Strike force: wildlife risk management at airports22 December 2017
The majority of bird collisions occur near or at airports. Future Airport speaks with Mogans Hanson, a wildlife biologist who has worked at Copenhagen Airport for 25 years, to find out what can be done to alleviate the problem.
Future Airport: How does wildlife in and around airports, particularly birds, currently affect safety standards?
Mogans Hanson: Safety standards are something the airport manager and the airport must follow. It is a matter of how the airport management can react and adapt to new or changing wildlife hazards and then rewrite the standards to cope with the situation. There are two different kinds of changes in bird appearances within airports. The first is the sudden kind, created by an abrupt change in the environment on or near the airport. You must react immediately to mitigate the arising hazard − it’s a kind of firefighting. The bird controllers are mostly the first eyewitness to such changes, and well-motivated and well-educated bird controllers will always react instantly to the new challenge by ‘fighting the fire’ and by warning the air traffic control (ATC). In such cases, it is important for the manager to have a clean line of communication with the Bird Control Unit.
The other change in appearance is the slow one. This is the gradual changes in wildlife populations. For instance, goose and cormorant populations in north-west Europe and North America are on a steady increase and due to climate change, there’s been some population change in their migration routes and wintering range. In such cases, you must be informed of these overall trends in bird population and compare this knowledge to what you are experiencing at your airport.
If you notice coinciding trends, you must react; however, you have a much better time to implement the right standards to counteract the increasing hazards.
What are the options available to airports in order to prevent bird strikes?
A basic wildlife risk management set-up is fundamental in order to control risk and reduce strike rates. Such a core set-up consists of effective habitat management, a fully equipped bird control, and running risk assessments of wildlife strikes and wildlife detected on or near the airport.
You must always keep your eyes open for new tools or technology and see how these can eventually be implemented to add a positive effect on bird hazard reduction work at your airport. I will not recommend any specific tool or technology because airports are different, and one tool is perhaps well functioning in one airport, but not in another. I would not recommend shocking tools employed automatically without the control of a bird controller. It is important that bird controllers have the full overview of the situation and are taking the decisions about how to react in the best way.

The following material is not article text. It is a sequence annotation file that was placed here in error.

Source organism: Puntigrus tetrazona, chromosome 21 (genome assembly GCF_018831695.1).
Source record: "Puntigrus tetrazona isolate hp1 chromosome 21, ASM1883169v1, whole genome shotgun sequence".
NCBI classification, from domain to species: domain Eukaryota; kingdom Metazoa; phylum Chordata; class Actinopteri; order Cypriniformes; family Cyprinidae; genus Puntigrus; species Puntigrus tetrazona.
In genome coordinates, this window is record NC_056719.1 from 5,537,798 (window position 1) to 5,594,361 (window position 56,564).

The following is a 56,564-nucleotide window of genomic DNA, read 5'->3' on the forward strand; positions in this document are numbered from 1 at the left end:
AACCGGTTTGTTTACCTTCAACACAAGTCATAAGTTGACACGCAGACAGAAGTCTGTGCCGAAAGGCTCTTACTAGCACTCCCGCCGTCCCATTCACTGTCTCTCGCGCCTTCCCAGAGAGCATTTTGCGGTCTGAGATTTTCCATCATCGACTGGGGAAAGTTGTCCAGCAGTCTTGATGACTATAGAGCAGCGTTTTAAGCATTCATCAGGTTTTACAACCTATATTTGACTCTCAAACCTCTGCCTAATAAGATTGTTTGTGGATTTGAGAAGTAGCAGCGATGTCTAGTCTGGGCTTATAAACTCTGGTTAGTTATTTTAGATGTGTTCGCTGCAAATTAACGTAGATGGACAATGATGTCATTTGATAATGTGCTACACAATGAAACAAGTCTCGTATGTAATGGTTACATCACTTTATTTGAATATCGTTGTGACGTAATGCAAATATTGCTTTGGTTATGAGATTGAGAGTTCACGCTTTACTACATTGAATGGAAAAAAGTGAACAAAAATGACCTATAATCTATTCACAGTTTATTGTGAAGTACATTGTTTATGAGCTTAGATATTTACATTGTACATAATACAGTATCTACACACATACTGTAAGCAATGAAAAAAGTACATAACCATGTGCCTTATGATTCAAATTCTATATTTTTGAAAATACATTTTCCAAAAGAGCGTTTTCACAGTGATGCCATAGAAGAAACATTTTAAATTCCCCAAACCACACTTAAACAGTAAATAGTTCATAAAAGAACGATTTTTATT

Overall, I recommend that airports to look at new IT technology. For instance, digital recordings of birds and of actions against birds is a great step forward, and the same is using GIS software to map and investigate sites on and near the airport. Such tools are making your work much more effective, are time-saving and provide you with the best kind of documentation for the efforts you are doing to reduce the bird strike risk.
How should airports implement deterrent and prevention technology in order to continue safe operations?
Firstly, airports must make it clear for themselves whether a new technology can, in fact, be used to solve specific problems they may have. Secondly, the users, for example, the bird controllers must have a full understanding of why, how and when to use a new deterrent technology. It is a matter of insight.
Before you intend to implement new technology, you must perform a formal risk assessment of the introduction of the technology: which benefits can be achieved and, if you expect some negative side effects on the overall safety level, how you can mitigate these effects.
It is very easy just to implement a new tool, but it is very difficult to reject it again if it fails to be a success. Then you must document why this tool fails to have the intended effect and you must formally assess the consequences for the bird strike risk when the tool is no longer in use.
How have bird radars improved airport safety and efficiency?
A bird radar is just a tool, it is not a solution. A radar can’t deter birds, but it can help airports to take much more targeted deterring and mitigating actions. However, it requires that the airport can read the radar and translate the data it delivers to concrete actions to improve safety. I think this is the biggest challenge for an airport.